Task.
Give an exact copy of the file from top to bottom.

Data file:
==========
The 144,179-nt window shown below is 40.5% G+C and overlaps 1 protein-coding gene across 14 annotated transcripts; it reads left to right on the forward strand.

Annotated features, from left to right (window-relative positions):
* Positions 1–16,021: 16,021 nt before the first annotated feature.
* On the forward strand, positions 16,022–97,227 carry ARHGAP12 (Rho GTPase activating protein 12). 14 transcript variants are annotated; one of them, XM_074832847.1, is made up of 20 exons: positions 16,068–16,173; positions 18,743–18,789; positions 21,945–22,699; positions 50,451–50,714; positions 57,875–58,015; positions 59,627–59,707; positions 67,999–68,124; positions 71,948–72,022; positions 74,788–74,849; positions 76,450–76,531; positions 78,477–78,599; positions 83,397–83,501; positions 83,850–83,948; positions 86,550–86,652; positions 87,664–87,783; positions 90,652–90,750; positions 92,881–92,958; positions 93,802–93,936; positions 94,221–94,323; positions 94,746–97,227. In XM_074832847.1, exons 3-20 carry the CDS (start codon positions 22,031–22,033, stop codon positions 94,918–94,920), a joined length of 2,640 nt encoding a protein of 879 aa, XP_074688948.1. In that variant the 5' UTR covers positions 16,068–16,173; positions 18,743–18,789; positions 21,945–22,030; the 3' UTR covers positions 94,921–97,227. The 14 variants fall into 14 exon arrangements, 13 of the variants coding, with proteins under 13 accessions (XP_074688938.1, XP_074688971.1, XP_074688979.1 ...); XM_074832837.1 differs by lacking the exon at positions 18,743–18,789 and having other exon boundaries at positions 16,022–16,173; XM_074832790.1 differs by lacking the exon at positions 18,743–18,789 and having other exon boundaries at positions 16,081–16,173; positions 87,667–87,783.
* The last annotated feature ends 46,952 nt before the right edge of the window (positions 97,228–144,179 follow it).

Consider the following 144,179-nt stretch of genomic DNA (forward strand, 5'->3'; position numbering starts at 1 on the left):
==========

The 144,179-nt window shown below is 40.5% G+C and overlaps 1 protein-coding gene across 14 annotated transcripts; it reads left to right on the forward strand.

Annotated features, from left to right (window-relative positions):
* Positions 1–16,021: 16,021 nt before the first annotated feature.
* On the forward strand, positions 16,022–97,227 carry ARHGAP12 (Rho GTPase activating protein 12). 14 transcript variants are annotated; one of them, XM_074832847.1, is made up of 20 exons: positions 16,068–16,173; positions 18,743–18,789; positions 21,945–22,699; positions 50,451–50,714; positions 57,875–58,015; positions 59,627–59,707; positions 67,999–68,124; positions 71,948–72,022; positions 74,788–74,849; positions 76,450–76,531; positions 78,477–78,599; positions 83,397–83,501; positions 83,850–83,948; positions 86,550–86,652; positions 87,664–87,783; positions 90,652–90,750; positions 92,881–92,958; positions 93,802–93,936; positions 94,221–94,323; positions 94,746–97,227. In XM_074832847.1, exons 3-20 carry the CDS (start codon positions 22,031–22,033, stop codon positions 94,918–94,920), a joined length of 2,640 nt encoding a protein of 879 aa, XP_074688948.1. In that variant the 5' UTR covers positions 16,068–16,173; positions 18,743–18,789; positions 21,945–22,030; the 3' UTR covers positions 94,921–97,227. The 14 variants fall into 14 exon arrangements, 13 of the variants coding, with proteins under 13 accessions (XP_074688938.1, XP_074688971.1, XP_074688979.1 ...); XM_074832837.1 differs by lacking the exon at positions 18,743–18,789 and having other exon boundaries at positions 16,022–16,173; XM_074832790.1 differs by lacking the exon at positions 18,743–18,789 and having other exon boundaries at positions 16,081–16,173; positions 87,667–87,783.
* The last annotated feature ends 46,952 nt before the right edge of the window (positions 97,228–144,179 follow it).

Consider the following 144,179-nt stretch of genomic DNA (forward strand, 5'->3'; position numbering starts at 1 on the left):